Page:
Review - Welcome

Artist: Doyle Bramhall II & Smokestack


Doyle Bramhall II has the paradoxical misfortune of being the son of a Texas blues legend, and, probably because of that, his first few releases veered away from his father's music, instead taking a walk through Paisley Park, courtesy of Wendy and Lisa. But with "Welcome," he follows the modern trend of many adult children by returning to his daddy's house. "Welcome" is undeniably a work that falls within the dreaded, ambiguous category known as blues-rock, but it also incorporates elements of soul, Southern rock and even a bit of Pink Floyd-ish psychedelia. Yet it is tracks like "So You Want It to Rain," and "Smokestack," which unashamedly reflect Bramhall's blues roots, that truly standout.

Every song can't be a masterpiece -- attention-deficit sufferers may have difficulty with the ponderous last few tracks -- but Bramhall's powerful and, thankfully, un-Stevie Ray Vaughan-like guitar work provides a saving grace on even the weakest cut. And though his vocals tend to sound similar to Jimi Hendrix, Bramhall's "Welcome" is, overall, a warm one indeed.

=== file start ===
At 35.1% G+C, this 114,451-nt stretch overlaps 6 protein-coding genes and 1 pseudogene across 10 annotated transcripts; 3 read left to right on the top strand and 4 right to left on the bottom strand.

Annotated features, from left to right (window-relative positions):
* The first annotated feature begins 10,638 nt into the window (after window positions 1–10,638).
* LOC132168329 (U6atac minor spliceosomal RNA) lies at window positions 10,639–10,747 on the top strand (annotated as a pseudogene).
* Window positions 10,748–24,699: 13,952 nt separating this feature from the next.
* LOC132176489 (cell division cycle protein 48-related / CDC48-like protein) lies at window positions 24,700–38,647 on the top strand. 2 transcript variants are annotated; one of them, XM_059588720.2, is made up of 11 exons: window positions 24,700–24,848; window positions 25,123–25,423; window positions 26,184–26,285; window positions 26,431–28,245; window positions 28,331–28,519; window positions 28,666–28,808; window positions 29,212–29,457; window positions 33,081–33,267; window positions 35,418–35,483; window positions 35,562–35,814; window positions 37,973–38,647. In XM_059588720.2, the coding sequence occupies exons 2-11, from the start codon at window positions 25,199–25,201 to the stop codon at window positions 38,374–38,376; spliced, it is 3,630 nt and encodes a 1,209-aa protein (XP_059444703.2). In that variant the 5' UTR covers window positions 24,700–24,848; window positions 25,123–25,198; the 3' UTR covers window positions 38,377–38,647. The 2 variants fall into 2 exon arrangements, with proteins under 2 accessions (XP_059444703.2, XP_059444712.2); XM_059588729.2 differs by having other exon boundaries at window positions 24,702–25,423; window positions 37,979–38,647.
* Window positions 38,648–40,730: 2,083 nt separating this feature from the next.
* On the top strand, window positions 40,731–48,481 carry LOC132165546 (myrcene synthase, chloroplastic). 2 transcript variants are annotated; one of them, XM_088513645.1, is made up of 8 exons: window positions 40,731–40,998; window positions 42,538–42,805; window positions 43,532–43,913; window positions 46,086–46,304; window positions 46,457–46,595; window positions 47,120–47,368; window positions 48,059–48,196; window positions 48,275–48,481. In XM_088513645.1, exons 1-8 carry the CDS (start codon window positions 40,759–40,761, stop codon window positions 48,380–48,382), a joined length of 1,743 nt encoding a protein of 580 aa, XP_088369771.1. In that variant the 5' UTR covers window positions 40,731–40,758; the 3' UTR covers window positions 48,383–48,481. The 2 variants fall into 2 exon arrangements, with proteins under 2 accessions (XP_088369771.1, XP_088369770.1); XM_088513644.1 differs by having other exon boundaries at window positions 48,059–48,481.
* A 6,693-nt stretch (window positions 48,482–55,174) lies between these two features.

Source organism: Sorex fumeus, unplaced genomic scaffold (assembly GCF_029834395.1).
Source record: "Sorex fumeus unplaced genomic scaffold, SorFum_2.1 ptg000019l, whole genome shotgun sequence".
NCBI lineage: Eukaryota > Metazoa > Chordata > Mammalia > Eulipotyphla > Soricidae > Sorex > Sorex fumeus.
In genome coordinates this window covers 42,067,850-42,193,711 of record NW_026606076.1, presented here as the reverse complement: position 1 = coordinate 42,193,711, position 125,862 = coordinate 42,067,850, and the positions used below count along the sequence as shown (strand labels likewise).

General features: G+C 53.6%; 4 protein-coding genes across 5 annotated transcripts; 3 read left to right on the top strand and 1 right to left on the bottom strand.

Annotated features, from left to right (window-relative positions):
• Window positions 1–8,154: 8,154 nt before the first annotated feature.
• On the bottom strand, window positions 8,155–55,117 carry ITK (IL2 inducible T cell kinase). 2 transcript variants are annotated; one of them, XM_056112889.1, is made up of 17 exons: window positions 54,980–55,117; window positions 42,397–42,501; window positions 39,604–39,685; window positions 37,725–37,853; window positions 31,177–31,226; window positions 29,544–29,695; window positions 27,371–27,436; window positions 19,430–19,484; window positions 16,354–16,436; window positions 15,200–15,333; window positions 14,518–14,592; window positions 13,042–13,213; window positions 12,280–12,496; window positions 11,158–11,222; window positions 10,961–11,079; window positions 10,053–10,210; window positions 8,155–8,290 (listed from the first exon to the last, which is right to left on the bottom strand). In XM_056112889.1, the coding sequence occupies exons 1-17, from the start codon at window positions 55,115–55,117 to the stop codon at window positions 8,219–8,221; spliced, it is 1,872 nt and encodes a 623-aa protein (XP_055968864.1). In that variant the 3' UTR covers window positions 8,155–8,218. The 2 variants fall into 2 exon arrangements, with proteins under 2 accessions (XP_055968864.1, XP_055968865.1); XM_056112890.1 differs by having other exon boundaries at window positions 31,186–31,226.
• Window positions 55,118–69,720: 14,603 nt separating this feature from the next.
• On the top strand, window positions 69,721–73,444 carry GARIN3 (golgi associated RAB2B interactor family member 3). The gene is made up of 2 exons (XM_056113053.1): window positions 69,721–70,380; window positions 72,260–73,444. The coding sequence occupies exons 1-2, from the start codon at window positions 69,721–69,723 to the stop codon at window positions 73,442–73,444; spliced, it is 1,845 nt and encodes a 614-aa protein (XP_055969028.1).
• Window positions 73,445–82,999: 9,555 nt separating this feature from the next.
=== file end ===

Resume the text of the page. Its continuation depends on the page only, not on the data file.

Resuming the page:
We welcome readers to submit letters regarding articles and content in Orlando Weekly. Letters should be a minimum of 150 words, refer to content that has appeared on Orlando Weekly, and must include the writer's full name, address, and phone number for verification purposes. No attachments will be considered. Writers of letters selected for publication will be notified via email. Letters may be edited and shortened for space.

Email us at

Orlando Weekly works for you, and your support is essential.

Our small but mighty local team works tirelessly to bring you high-quality, uncensored news and cultural coverage of Central Florida.

Unlike many newspapers, ours is free – and we'd like to keep it that way, because we believe, now more than ever, everyone deserves access to accurate, independent coverage of their community.

Whether it's a one-time acknowledgement of this article or an ongoing pledge, your support helps keep Orlando’s true free press free.